Edwards, by taking his work out of the studio and transferring it to the immediacy of the street, not only makes it more accessible to a wider, more diverse audience, but short-circuits protocols of taste, connoisseurship, and the invisible black market contract between artists, dealers, and collectors conducted behind closed doors. He is the latest growth ring in a genealogical tree that began with Guy Debord and Asger Jorn's psychogeographical "drifts" (collaged maps that destabilized the rigid Parisian grid), and continued through Peter Smithson's Cluster City of 1952, a networked blueprint of branching veins and arteries subtly anticipating Constant's New Babylon, the ultimate utopian urban plan and a model of supercomplexity, if not chaos theory. But while Situationism cleaved to a Brutalist aesthetic, trying to wrest a rough poetry from that period's New Industrial streamlined silhouettes, Edwards goes toe to toe with the New Economy mindset of sublime fetish graphics, matching corporate semiotics point for point, but piggy-backing on top of them subliminal messages that leak out in a slow, steady drip. The 19th Century writer, Isadore Ducasse, once insisted, "Plagiarism is necessary. Progress implies it." And Edwards, whether inserting his own complex cluster bombs in the city streets or his more quietly trenchant pieces in the gallery, proves that rule, but with a twist. Plagiarism, need not suggest an embezzlement of content, delivery system, or profit driven motive, but it helps to master the source code.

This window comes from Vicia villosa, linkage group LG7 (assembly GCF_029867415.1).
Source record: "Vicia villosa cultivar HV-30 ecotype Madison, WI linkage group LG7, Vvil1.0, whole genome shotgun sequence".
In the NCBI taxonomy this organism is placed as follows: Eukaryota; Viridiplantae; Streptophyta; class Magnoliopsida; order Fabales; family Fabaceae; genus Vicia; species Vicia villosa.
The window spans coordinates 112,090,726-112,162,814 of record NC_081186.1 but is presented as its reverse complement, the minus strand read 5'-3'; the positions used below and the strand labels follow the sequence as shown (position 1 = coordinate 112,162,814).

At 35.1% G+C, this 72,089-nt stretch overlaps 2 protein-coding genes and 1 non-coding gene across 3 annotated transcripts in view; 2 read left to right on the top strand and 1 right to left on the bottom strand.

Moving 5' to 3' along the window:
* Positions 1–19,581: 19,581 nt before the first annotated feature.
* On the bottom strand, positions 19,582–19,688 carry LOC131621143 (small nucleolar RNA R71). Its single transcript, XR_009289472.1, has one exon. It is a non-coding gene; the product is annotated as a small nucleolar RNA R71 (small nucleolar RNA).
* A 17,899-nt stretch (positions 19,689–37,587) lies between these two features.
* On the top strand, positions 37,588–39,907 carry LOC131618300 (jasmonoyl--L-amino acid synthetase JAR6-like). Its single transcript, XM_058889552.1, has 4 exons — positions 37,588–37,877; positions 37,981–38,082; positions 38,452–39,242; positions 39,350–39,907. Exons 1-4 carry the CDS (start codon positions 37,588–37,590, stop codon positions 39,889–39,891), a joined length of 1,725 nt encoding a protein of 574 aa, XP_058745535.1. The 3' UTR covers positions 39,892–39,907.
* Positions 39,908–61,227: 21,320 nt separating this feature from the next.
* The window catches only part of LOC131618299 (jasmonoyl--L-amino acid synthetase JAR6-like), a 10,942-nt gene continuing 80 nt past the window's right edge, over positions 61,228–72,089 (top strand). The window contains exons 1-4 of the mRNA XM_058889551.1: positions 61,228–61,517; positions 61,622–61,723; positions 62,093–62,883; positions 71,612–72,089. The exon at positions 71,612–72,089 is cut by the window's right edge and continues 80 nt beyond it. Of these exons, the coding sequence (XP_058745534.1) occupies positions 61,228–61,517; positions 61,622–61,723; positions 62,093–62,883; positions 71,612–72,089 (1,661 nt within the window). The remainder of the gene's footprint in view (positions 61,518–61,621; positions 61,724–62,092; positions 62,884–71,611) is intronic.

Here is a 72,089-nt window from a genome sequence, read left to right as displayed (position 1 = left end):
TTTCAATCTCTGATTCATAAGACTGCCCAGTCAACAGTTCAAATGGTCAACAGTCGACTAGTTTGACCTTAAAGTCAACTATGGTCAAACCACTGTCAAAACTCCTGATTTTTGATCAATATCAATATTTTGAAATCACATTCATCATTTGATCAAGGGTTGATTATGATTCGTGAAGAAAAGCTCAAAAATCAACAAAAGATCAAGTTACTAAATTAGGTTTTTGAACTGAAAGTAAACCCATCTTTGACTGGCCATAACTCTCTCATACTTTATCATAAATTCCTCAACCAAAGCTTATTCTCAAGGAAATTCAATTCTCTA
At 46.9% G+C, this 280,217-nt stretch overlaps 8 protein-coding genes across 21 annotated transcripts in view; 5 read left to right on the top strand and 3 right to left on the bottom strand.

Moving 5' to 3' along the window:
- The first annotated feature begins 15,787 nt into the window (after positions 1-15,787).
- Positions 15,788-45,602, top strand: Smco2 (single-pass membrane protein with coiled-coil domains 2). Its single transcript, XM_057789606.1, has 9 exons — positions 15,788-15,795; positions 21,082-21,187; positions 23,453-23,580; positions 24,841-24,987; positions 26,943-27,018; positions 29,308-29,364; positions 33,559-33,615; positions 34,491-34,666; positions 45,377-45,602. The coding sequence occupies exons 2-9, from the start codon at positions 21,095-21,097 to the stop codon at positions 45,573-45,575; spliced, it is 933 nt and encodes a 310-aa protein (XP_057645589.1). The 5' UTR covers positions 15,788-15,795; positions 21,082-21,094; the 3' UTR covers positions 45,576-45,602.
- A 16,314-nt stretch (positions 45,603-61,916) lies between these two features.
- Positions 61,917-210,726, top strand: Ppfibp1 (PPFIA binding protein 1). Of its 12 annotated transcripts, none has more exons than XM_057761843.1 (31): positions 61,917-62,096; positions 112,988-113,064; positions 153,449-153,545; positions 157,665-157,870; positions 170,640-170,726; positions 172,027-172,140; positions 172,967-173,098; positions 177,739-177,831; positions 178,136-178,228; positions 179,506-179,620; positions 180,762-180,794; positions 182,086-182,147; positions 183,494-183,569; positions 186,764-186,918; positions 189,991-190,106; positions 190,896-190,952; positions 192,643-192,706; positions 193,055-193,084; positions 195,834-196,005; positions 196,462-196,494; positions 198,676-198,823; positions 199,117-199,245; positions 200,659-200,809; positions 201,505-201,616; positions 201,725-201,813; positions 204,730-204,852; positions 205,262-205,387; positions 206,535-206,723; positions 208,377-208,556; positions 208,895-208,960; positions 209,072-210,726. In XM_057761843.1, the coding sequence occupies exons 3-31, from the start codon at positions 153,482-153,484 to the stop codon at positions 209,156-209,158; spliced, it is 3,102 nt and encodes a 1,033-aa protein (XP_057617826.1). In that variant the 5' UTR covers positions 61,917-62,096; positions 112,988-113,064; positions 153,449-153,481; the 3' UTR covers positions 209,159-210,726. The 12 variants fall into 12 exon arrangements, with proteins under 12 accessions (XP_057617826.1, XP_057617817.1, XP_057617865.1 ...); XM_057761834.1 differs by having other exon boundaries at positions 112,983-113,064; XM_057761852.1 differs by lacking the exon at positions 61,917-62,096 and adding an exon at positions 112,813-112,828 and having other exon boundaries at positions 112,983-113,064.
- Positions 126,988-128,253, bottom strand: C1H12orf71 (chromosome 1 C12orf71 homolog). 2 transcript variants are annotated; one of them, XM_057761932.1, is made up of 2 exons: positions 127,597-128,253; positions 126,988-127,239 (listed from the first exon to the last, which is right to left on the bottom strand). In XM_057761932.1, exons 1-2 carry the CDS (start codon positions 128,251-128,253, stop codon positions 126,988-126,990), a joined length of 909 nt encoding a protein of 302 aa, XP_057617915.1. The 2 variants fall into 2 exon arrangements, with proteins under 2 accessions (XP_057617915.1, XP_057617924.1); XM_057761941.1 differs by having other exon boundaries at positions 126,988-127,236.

How, then, does one describe the driving force behind Light (1996), a painting that seems to speak its own name, that is, quite literally, the thing-in-itself as Kant might say? Light is one word, "written," so to speak, in white characters on a black, Ad Reinhardt-like monochrome; it appears to illuminate its own mechanics of seeing, of thinking. Clearly, Light is Edwards's most graphically terse and conceptually epigrammatic painting, but what does it say about an artist that can smoothly toggle between this work's laconic thrust and the Baroque overflow of Sticker Shock (1999), an accumulation of three years of direct mail stickers affixed to the canvas with a logo that would not look out of place on the NASCAR circuit. Who is Edwards, and what is he responding to?